South Korea, Japan aim for early nuclear talks
SEOUL: The chief South Korean and Japanese delegates to the six-party North Korean nuclear talks vowed on Tuesday to try to open working level talks on disarmament as soon as possible.
But South Korean Deputy Foreign Minister Lee Soo-hyuck told reporters before talks in Seoul with Japanese counterpart Motoji Yabunaka that the trick would be getting North Korea to agree to launch talks approved last month by the six countries.
“We are holding discussions with the aim of holding the first working group meeting at the earliest possible date,” Lee said. “But as for setting a date, it appears that decision is in North Korea’s hands,” he said. Six-country talks in Beijing last month — involving the two Koreas, Japan, China, the United States and Russia — agreed to establish the working groups to hammer out details of how to end the nuclear crisis that began in late 2002. Lee said South Korea was hoping for results from the visit to North Korea by Chinese Foreign Minister Li Zhaoxing, who left on Tuesday for a rare trip to Pyongyang to try to speed up consultations on the North’s nuclear programmes.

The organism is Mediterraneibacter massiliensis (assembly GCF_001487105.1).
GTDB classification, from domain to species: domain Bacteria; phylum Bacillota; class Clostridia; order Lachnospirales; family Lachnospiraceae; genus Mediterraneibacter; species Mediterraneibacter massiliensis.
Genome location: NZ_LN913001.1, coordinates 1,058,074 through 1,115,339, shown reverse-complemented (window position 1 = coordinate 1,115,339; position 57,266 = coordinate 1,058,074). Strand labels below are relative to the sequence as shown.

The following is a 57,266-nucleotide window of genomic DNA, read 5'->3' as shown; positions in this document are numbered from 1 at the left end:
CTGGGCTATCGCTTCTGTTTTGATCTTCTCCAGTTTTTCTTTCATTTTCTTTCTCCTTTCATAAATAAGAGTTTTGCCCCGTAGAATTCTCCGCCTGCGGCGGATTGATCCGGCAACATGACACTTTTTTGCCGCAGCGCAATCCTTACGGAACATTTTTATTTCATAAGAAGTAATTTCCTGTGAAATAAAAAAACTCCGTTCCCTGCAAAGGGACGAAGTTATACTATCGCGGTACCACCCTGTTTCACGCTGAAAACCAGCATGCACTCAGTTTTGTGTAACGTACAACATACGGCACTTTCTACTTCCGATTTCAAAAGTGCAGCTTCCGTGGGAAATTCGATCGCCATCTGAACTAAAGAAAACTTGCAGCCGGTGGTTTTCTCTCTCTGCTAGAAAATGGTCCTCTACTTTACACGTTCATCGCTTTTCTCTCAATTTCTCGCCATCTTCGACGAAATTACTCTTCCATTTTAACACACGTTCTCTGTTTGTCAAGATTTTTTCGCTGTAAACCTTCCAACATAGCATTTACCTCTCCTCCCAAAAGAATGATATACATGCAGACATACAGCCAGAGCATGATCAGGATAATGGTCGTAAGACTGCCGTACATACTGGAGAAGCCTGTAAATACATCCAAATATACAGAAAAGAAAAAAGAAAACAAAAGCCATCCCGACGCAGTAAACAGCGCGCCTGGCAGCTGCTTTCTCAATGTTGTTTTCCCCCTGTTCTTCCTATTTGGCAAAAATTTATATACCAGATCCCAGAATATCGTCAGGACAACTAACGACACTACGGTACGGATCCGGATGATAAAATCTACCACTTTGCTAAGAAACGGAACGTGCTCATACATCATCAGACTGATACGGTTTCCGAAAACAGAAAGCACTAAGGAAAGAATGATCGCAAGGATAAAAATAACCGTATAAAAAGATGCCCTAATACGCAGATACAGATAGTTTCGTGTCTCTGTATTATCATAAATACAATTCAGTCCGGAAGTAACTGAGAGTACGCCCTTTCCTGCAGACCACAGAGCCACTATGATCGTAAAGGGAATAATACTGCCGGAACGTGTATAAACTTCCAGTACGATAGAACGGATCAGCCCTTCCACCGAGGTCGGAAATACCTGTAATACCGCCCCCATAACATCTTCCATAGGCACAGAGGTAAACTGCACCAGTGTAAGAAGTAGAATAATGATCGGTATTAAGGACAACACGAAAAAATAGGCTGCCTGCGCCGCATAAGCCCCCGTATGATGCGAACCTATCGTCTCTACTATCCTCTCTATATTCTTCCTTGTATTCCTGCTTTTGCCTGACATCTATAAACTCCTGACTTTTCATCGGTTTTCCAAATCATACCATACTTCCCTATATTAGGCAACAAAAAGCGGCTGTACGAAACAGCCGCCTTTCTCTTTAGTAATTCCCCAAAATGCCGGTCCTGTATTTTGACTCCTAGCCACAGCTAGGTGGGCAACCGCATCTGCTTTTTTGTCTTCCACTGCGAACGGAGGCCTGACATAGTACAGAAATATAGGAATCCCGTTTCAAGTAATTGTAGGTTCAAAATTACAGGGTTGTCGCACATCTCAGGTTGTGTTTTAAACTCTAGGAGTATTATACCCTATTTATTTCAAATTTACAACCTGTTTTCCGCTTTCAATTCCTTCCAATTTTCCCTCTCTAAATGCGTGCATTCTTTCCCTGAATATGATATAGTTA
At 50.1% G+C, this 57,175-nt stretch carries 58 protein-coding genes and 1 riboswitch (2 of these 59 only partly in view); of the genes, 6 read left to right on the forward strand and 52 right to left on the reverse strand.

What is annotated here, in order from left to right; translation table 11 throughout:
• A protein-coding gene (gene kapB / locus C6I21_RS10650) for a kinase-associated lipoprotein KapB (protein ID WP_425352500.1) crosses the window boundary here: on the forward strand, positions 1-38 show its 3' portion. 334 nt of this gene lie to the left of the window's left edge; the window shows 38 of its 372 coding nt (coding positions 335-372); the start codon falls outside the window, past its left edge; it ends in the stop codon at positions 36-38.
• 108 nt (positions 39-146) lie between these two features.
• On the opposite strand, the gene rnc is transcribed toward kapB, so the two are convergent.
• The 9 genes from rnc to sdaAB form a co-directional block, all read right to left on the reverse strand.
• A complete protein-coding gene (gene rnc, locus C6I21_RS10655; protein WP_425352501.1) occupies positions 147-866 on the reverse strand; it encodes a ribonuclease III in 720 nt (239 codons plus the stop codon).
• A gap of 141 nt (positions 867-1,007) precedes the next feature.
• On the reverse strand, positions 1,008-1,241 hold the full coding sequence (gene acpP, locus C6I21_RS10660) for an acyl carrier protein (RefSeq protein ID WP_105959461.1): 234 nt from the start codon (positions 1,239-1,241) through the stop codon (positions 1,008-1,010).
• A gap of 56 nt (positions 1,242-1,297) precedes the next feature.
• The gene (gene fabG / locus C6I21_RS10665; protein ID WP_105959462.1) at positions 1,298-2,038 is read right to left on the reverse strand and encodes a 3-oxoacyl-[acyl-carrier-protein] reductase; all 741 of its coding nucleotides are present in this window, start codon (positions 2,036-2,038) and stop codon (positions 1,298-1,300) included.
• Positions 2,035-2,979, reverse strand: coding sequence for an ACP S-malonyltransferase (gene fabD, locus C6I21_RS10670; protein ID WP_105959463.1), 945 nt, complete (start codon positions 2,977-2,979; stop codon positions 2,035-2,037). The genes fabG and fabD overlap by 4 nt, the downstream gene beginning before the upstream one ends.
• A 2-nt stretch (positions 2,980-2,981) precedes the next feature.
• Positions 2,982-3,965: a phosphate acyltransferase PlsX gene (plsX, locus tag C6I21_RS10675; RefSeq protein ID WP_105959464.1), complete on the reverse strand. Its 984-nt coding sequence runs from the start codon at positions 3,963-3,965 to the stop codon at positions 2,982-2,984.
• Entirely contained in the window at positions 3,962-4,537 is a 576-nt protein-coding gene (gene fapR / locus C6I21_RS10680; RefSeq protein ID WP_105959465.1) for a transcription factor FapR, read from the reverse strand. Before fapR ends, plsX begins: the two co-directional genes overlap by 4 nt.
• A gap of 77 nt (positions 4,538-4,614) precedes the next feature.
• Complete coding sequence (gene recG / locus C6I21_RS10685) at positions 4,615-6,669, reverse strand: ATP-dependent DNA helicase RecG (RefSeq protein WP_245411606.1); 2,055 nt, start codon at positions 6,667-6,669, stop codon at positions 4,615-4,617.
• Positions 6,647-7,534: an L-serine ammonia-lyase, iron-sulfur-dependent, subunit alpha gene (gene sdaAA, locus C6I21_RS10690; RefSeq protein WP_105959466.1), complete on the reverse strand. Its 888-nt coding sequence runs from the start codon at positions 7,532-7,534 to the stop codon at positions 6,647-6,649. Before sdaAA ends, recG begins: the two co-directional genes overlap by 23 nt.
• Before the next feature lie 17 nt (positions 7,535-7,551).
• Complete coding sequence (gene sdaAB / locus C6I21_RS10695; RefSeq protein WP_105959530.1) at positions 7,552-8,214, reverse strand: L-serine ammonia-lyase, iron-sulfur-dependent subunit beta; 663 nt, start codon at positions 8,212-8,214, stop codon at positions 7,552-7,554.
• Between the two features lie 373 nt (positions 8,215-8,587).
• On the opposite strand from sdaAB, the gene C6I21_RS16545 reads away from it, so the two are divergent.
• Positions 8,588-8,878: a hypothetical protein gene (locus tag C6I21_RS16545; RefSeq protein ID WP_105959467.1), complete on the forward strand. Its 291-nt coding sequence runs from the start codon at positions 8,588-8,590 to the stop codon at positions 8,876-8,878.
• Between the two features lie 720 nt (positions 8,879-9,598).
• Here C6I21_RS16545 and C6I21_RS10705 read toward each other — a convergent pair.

South Korean Foreign Minister Ban Ki-moon will follow Li’s visit, the first by a Chinese foreign minister to North Korea in five years, with a trip to China for talks from March 28 to 30, Lee said. China said last week it had circulated a draft plan for setting up the working groups. The latest flurry of Asian diplomacy to resolve one of the most pressing security problems in the region comes amid stepped up cooperation between the United Nations and the United States on what they hope will be renewed nuclear inspections in North Korea.
The head of the UN’s International Atomic Energy Agency, Mohamed ElBaradei, discussed the North Korean nuclear programme with US President George W Bush last week. The IAEA and Washington believe North Korea may already have an atom bomb. ElBaradei said that if six-party talks reach any deal on the North’s nuclear programme, it should include unfettered UN inspections. But Pyongyang has been suspicious of US intentions since Bush branded the North, Iran and pre-war Iraq as part of an “axis of evil”. The North is demanding to be compensated for giving up its nuclear programmes and has said the case of Iraq had taught the lesson that disarmament inspections lead to war. —Reuters